The United States, United Kingdom, and Australia announced a new defence deal on Thursday (September 16), under which America and Britain will help Australia deploy nuclear-powered submarines in the Pacific region.
Although the leaders of these three countries did not say so, the deal is seen as a step towards curtailing China, which has made significant aggressive manoeuvres in the Pacific region, especially in and around the South China Sea, where it has expansive territorial claims.
Why are nuclear submarines such a big deal, and why is this new pact significant? Also, why has France said that it has been “stabbed in the back” by Australia?
Australia’s Prime Minister Scott Morrison said that the “new enhanced trilateral security partnership between Australia, the United Kingdom, and the United States”, named “AUKUS”, will be a “partnership where our technology, our scientists, our industry, our defence forces are all working together to deliver a safer and more secure region that ultimately benefits all”.
The first major initiative of AUKUS, Morrison said, would be to deliver a nuclear-powered submarine fleet for Australia. “Over the next 18 months, we will work together to seek to determine the best way forward to achieve this. This will include an intense examination of what we need to do to exercise our nuclear stewardship responsibilities here in Australia,” he said.
The nuclear-powered submarines will give Australia naval heft in the Pacific, where China has been particularly aggressive. While the US and Britain have had the capability for decades, Australia has never had an n-sub.
China has nuclear-powered submarines, as well as submarines that can launch nuclear missiles. The three signatories to the AUKUS deal have made it clear though, that their aim is not to arm the new subs with nuclear weapons.
China has been one of Australia’s biggest trading partners, but the relationship has soured over the last few years. It was in consideration of Chinese sensibilities that Australia had pulled out of the Malabar Naval Exercise with the US, India, and Japan after participating in the 2007 edition (of which Singapore too, was part). Australia came back to Malabar in 2020, which marked the first time in 13 years that the navies of the four Quad nations war-gamed together.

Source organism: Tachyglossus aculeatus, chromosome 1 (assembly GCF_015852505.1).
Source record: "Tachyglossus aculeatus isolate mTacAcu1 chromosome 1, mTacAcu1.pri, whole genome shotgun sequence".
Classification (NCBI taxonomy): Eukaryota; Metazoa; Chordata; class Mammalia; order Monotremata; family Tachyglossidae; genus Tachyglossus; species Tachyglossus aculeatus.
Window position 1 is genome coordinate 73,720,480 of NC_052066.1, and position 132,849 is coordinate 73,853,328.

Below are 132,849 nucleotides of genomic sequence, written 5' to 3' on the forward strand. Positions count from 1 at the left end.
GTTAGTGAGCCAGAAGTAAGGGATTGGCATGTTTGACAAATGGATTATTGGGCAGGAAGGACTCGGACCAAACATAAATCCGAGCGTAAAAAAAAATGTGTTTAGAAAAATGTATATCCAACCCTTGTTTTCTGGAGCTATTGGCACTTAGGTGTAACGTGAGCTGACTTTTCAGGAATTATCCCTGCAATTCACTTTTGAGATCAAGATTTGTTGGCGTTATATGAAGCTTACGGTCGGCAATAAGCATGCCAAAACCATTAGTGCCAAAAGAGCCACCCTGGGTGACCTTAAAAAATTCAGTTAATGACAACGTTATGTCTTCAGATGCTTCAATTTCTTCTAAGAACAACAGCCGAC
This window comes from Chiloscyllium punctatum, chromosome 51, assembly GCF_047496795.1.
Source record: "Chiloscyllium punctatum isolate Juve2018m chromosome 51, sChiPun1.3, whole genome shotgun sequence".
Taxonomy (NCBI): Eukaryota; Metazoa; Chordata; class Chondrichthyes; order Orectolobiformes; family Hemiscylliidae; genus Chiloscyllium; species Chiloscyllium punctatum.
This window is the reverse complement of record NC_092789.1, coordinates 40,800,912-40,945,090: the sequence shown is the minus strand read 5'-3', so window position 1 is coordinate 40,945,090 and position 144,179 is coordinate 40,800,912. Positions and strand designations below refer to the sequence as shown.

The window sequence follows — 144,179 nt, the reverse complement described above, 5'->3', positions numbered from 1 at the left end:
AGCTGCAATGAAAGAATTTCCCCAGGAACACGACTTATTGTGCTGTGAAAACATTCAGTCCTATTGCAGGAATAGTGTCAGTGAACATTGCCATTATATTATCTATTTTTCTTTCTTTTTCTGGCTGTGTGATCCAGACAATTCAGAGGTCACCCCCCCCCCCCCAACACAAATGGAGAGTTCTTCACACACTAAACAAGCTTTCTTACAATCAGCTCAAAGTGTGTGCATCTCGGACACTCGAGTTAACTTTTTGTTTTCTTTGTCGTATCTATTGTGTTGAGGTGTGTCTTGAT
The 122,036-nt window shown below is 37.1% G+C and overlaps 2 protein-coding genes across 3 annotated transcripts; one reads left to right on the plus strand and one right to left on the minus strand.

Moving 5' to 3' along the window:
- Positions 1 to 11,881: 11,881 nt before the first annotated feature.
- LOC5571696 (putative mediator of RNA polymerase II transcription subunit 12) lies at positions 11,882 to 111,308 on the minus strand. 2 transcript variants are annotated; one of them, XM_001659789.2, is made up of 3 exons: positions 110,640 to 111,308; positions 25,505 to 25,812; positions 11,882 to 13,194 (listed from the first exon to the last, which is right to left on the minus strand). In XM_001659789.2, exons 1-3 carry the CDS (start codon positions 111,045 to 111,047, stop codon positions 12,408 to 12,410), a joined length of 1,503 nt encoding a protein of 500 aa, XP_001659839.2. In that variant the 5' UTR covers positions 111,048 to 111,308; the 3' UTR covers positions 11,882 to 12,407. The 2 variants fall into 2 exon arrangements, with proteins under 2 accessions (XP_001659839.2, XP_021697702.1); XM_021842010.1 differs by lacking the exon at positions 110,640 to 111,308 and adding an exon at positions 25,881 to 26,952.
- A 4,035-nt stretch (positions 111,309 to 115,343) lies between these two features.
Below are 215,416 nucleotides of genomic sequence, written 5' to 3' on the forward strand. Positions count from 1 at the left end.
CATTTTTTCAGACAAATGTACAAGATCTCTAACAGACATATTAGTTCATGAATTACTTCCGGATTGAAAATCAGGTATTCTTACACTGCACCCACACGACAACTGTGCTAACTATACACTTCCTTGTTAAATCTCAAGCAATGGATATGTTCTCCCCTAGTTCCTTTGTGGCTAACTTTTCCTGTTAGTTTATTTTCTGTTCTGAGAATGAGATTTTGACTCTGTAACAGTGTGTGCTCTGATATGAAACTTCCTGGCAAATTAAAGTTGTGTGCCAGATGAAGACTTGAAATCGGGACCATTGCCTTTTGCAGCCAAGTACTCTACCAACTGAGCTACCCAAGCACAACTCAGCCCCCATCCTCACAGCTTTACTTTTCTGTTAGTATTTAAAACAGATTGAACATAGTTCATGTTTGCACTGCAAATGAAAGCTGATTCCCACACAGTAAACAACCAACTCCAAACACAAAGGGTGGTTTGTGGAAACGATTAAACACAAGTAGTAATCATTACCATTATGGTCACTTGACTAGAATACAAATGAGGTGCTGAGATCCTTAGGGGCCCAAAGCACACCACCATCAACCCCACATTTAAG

But why is Australia getting nuclear submarine capability being seen in the context of possible military aggression involving China?
This is primarily because a nuclear-powered submarine gives a navy the capability to reach far out into the ocean and launch attacks.
Unlike conventional submarines, which are generally considered helpful for defensive purposes, the ability of a nuclear-powered submarine to go long distances, at a higher speed, without being detected gives a nation the ability to protect its interests far from its shores.
In the context of the AUKUS agreement, nuclear-powered submarines will give the Royal Australian Navy the capability to go into the South China Sea, where China is increasingly getting aggressive, to protect its assets and conduct patrols — even though this has not been spelt out by the three countries.
The US has in the past shared its nuclear propulsion technology only with the UK, in accordance with the nuclear power sharing arrangement that the two countries have had since 1958.
A nuclear-powered submarine is classified as an “SSN” under the US Navy hull classification system, wherein ‘SS’ is the symbol for submarine, and ‘N’ stands for nuclear. A nuclear-powered submarine that can launch ballistic missiles is called “SSBN”.
Conventional diesel-engine submarines have batteries that keep and propel — though not very fast — the vessel underwater. The life of these batteries can vary from a few hours to a few days.
The newer Air-Independent Propulsion (AIP) submarines have additional fuel cells that allow them to stay underwater for longer and move faster than the conventional vessels. However, the fuel cells are used only at strategic times, when the endurance to remain submerged is required.
Both conventional and AIP subs need to come to the surface to recharge their batteries using the diesel engine. The diesel engine also propels the vessel on the surface. However, the fuel cells of AIP can only be charged at on-land stations, not while at sea.
The great advantage of an SSN is that its nuclear-powered propulsion gives the submarine a near infinite capacity to stay dived. Since it is propelled by a nuclear-powered engine rather than by batteries, it does not have to emerge on the surface at all, except to replenish supplies for the crew.